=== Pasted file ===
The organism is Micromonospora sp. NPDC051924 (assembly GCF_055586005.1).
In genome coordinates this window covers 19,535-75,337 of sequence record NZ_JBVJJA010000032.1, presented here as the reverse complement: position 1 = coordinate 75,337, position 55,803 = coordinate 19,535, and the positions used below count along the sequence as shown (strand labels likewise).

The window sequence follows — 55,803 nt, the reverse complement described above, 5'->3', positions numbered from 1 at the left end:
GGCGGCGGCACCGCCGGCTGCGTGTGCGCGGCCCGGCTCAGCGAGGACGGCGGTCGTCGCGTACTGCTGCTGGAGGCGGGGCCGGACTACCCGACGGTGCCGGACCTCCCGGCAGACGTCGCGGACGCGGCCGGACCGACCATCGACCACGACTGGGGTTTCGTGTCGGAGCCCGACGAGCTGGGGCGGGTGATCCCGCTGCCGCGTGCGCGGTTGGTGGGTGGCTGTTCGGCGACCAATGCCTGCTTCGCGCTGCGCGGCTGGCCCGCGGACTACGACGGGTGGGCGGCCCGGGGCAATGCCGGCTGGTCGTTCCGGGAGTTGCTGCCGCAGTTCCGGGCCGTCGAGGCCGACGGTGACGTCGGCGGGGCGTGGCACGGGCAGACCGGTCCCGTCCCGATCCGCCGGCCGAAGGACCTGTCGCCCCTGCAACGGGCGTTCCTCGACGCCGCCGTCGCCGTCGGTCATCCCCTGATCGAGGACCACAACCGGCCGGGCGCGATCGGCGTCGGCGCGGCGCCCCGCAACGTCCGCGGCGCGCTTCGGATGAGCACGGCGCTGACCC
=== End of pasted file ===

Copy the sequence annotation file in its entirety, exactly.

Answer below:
The organism is Micromonospora sp. NPDC051924 (assembly GCF_055586005.1).
In genome coordinates this window covers 19,535-75,337 of sequence record NZ_JBVJJA010000032.1, presented here as the reverse complement: position 1 = coordinate 75,337, position 55,803 = coordinate 19,535, and the positions used below count along the sequence as shown (strand labels likewise).

The window sequence follows — 55,803 nt, the reverse complement described above, 5'->3', positions numbered from 1 at the left end:
GGCGGCGGCACCGCCGGCTGCGTGTGCGCGGCCCGGCTCAGCGAGGACGGCGGTCGTCGCGTACTGCTGCTGGAGGCGGGGCCGGACTACCCGACGGTGCCGGACCTCCCGGCAGACGTCGCGGACGCGGCCGGACCGACCATCGACCACGACTGGGGTTTCGTGTCGGAGCCCGACGAGCTGGGGCGGGTGATCCCGCTGCCGCGTGCGCGGTTGGTGGGTGGCTGTTCGGCGACCAATGCCTGCTTCGCGCTGCGCGGCTGGCCCGCGGACTACGACGGGTGGGCGGCCCGGGGCAATGCCGGCTGGTCGTTCCGGGAGTTGCTGCCGCAGTTCCGGGCCGTCGAGGCCGACGGTGACGTCGGCGGGGCGTGGCACGGGCAGACCGGTCCCGTCCCGATCCGCCGGCCGAAGGACCTGTCGCCCCTGCAACGGGCGTTCCTCGACGCCGCCGTCGCCGTCGGTCATCCCCTGATCGAGGACCACAACCGGCCGGGCGCGATCGGCGTCGGCGCGGCGCCCCGCAACGTCCGCGGCGCGCTTCGGATGAGCACGGCGCTGACCC